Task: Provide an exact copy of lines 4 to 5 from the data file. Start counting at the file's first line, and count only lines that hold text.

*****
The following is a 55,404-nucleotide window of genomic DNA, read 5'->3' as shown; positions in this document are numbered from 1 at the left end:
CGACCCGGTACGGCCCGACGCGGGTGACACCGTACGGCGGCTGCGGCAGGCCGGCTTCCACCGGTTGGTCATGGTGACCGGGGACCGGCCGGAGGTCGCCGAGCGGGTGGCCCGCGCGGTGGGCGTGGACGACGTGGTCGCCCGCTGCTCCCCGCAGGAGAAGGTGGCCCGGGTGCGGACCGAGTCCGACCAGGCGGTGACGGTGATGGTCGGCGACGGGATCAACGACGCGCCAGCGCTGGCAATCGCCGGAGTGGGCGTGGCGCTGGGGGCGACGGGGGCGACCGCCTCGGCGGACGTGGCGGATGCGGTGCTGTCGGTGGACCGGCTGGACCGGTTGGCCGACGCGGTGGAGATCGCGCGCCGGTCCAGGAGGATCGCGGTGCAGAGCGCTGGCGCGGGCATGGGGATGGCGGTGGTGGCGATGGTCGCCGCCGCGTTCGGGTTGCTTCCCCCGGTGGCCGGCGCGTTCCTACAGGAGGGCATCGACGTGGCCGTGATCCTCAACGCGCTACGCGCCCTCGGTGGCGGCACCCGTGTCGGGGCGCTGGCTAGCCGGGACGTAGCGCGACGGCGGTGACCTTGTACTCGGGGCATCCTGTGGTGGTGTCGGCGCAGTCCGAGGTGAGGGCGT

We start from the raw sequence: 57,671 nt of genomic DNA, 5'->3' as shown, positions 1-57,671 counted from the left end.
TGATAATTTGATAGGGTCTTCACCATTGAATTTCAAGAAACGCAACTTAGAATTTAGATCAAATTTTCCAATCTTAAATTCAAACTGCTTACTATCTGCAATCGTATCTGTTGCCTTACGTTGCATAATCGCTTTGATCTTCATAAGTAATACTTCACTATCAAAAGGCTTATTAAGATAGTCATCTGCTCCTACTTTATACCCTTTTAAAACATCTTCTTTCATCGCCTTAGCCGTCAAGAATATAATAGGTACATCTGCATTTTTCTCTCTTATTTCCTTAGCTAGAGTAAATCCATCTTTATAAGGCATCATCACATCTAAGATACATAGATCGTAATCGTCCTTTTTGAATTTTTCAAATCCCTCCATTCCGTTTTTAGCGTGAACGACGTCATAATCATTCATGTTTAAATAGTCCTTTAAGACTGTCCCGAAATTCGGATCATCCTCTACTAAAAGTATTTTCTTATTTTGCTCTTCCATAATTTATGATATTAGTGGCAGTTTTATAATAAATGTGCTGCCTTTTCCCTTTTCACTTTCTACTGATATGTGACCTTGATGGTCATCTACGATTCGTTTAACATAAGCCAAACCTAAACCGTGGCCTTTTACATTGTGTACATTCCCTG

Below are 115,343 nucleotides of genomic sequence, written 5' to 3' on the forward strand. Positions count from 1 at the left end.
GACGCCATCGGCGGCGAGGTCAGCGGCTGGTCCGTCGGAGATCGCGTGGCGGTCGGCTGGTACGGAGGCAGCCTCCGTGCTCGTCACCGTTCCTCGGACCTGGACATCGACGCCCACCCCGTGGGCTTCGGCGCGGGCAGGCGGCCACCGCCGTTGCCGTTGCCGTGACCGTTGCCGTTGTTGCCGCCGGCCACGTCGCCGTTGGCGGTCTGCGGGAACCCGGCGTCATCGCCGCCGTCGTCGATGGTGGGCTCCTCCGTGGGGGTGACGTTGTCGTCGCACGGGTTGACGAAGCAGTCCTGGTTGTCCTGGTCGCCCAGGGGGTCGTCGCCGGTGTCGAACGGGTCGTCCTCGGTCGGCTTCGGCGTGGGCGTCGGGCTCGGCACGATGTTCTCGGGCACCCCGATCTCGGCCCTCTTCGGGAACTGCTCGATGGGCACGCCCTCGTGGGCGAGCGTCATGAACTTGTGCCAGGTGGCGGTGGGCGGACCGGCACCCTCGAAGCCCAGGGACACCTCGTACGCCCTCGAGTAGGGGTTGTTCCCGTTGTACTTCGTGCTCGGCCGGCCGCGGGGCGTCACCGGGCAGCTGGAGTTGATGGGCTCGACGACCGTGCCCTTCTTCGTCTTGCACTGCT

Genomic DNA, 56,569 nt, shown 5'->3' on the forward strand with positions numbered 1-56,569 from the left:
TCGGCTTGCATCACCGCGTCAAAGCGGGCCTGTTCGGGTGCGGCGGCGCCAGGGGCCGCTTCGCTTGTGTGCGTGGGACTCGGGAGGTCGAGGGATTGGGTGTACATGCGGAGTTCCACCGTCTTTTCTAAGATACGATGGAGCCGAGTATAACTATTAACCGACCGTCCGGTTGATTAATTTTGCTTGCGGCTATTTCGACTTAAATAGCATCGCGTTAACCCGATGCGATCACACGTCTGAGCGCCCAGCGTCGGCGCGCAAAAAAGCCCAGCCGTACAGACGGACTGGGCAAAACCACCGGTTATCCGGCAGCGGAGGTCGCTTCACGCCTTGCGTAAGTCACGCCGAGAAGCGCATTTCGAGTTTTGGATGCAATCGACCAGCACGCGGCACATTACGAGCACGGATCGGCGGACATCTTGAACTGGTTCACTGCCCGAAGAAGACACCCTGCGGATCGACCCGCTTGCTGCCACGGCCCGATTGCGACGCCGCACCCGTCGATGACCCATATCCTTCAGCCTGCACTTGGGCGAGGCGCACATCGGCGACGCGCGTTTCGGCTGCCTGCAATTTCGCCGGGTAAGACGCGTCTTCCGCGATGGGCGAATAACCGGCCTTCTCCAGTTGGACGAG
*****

TGATAATTTGATAGGGTCTTCACCATTGAATTTCAAGAAACGCAACTTAGAATTTAGATCAAATTTTCCAATCTTAAATTCAAACTGCTTACTATCTGCAATCGTATCTGTTGCCTTACGTTGCATAATCGCTTTGATCTTCATAAGTAATACTTCACTATCAAAAGGCTTATTAAGATAGTCATCTGCTCCTACTTTATACCCTTTTAAAACATCTTCTTTCATCGCCTTAGCCGTCAAGAATATAATAGGTACATCTGCATTTTTCTCTCTTATTTCCTTAGCTAGAGTAAATCCATCTTTATAAGGCATCATCACATCTAAGATACATAGATCGTAATCGTCCTTTTTGAATTTTTCAAATCCCTCCATTCCGTTTTTAGCGTGAACGACGTCATAATCATTCATGTTTAAATAGTCCTTTAAGACTGTCCCGAAATTCGGATCATCCTCTACTAAAAGTATTTTCTTATTTTGCTCTTCCATAATTTATGATATTAGTGGCAGTTTTATAATAAATGTGCTGCCTTTTCCCTTTTCACTTTCTACTGATATGTGACCTTGATGGTCATCTACGATTCGTTTAACATAAGCCAAACCTAAACCGTGGCCTTTTACATTGTGTACATTCCCTG

Below are 115,343 nucleotides of genomic sequence, written 5' to 3' on the forward strand. Positions count from 1 at the left end.